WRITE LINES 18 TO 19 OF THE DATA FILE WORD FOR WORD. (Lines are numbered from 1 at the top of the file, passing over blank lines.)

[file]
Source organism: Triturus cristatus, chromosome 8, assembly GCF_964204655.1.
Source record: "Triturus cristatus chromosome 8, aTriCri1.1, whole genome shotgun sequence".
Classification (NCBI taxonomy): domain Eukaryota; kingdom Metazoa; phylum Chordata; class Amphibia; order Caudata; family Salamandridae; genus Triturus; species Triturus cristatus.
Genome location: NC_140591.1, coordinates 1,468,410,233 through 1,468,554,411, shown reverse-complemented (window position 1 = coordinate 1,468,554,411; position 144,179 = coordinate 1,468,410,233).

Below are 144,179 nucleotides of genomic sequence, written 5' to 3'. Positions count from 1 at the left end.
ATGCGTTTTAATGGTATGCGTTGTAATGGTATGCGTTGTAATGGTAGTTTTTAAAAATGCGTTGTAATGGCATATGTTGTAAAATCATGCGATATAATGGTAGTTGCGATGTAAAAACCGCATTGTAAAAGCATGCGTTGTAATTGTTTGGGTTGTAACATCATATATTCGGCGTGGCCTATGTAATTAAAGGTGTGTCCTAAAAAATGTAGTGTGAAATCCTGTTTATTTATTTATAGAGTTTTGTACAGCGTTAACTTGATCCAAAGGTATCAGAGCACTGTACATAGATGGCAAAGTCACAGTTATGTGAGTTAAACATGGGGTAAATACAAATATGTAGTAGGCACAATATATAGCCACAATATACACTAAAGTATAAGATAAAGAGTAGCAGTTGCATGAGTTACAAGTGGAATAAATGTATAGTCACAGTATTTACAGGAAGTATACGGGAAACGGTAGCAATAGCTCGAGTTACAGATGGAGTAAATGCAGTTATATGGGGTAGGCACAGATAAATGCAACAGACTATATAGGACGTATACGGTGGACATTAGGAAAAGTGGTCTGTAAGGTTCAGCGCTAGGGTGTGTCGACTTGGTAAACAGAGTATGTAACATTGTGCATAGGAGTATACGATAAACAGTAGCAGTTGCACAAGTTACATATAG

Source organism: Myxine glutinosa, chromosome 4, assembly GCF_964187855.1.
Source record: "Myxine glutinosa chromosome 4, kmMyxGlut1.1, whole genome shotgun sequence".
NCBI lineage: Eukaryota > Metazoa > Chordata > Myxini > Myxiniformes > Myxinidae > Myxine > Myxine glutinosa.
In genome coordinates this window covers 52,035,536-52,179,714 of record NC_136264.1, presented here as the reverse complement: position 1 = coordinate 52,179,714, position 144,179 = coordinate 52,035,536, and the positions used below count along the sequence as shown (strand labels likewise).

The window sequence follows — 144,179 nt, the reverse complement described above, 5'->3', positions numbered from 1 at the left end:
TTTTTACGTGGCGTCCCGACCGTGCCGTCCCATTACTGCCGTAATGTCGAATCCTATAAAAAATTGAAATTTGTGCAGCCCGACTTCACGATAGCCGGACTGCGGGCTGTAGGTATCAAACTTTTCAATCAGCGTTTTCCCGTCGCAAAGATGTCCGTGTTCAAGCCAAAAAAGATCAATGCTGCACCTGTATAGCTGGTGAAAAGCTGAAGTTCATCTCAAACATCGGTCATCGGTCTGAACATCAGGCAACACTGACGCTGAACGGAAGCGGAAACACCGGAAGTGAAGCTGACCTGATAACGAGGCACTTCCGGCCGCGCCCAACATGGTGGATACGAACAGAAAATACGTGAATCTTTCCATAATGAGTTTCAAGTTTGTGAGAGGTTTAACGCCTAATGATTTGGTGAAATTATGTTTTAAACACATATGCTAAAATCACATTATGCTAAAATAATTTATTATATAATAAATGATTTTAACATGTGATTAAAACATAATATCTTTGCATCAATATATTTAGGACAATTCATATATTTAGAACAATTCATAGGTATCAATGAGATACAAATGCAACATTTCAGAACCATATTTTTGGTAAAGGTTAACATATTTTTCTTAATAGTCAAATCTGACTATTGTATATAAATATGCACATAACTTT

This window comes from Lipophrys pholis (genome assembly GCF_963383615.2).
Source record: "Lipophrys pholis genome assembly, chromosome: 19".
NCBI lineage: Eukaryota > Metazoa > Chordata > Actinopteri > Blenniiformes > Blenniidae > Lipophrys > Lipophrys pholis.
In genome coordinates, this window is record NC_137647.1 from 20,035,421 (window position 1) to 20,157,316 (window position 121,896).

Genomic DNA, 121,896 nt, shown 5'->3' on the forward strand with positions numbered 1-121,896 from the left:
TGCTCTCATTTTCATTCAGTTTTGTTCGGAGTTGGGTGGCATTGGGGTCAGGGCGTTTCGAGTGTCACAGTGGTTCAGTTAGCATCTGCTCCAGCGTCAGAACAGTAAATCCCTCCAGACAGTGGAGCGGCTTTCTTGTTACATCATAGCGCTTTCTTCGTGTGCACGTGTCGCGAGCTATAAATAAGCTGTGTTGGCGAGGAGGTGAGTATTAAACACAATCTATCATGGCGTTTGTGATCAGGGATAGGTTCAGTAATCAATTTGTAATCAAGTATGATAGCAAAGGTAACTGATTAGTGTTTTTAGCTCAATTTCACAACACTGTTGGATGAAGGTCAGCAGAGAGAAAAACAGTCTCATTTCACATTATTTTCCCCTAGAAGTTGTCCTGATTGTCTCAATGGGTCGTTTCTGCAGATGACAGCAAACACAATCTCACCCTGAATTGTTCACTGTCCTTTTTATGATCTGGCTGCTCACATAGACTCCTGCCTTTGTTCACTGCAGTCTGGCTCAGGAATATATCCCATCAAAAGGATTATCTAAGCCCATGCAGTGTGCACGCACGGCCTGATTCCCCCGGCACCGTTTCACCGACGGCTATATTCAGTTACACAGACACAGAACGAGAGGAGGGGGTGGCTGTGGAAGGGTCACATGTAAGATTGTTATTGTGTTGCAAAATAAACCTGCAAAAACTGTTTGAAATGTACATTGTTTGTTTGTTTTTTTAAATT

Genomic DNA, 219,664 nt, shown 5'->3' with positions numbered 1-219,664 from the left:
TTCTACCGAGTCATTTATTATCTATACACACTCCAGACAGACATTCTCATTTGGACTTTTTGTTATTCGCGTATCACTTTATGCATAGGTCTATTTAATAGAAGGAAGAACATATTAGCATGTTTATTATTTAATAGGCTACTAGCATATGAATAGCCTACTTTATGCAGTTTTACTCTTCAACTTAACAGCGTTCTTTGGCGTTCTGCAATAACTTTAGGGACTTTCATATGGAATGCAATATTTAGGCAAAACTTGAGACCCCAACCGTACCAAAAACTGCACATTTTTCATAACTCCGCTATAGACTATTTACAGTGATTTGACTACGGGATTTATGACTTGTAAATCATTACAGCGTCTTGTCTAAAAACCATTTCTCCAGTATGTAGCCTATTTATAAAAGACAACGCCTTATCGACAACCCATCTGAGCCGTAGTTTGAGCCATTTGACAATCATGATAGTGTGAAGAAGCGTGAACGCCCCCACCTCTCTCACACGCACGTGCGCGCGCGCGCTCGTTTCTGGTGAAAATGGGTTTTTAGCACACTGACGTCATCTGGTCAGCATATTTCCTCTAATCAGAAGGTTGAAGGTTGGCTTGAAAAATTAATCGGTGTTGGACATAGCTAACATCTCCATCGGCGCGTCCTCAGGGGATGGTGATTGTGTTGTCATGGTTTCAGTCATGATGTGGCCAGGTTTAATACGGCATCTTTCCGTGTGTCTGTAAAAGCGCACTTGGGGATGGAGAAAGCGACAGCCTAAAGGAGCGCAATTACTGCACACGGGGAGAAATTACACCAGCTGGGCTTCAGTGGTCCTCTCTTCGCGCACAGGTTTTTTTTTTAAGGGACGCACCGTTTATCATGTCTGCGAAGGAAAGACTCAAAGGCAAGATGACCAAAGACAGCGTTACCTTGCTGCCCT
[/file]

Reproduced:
TGCTCTCATTTTCATTCAGTTTTGTTCGGAGTTGGGTGGCATTGGGGTCAGGGCGTTTCGAGTGTCACAGTGGTTCAGTTAGCATCTGCTCCAGCGTCAGAACAGTAAATCCCTCCAGACAGTGGAGCGGCTTTCTTGTTACATCATAGCGCTTTCTTCGTGTGCACGTGTCGCGAGCTATAAATAAGCTGTGTTGGCGAGGAGGTGAGTATTAAACACAATCTATCATGGCGTTTGTGATCAGGGATAGGTTCAGTAATCAATTTGTAATCAAGTATGATAGCAAAGGTAACTGATTAGTGTTTTTAGCTCAATTTCACAACACTGTTGGATGAAGGTCAGCAGAGAGAAAAACAGTCTCATTTCACATTATTTTCCCCTAGAAGTTGTCCTGATTGTCTCAATGGGTCGTTTCTGCAGATGACAGCAAACACAATCTCACCCTGAATTGTTCACTGTCCTTTTTATGATCTGGCTGCTCACATAGACTCCTGCCTTTGTTCACTGCAGTCTGGCTCAGGAATATATCCCATCAAAAGGATTATCTAAGCCCATGCAGTGTGCACGCACGGCCTGATTCCCCCGGCACCGTTTCACCGACGGCTATATTCAGTTACACAGACACAGAACGAGAGGAGGGGGTGGCTGTGGAAGGGTCACATGTAAGATTGTTATTGTGTTGCAAAATAAACCTGCAAAAACTGTTTGAAATGTACATTGTTTGTTTGTTTTTTTAAATT

Genomic DNA, 219,664 nt, shown 5'->3' with positions numbered 1-219,664 from the left: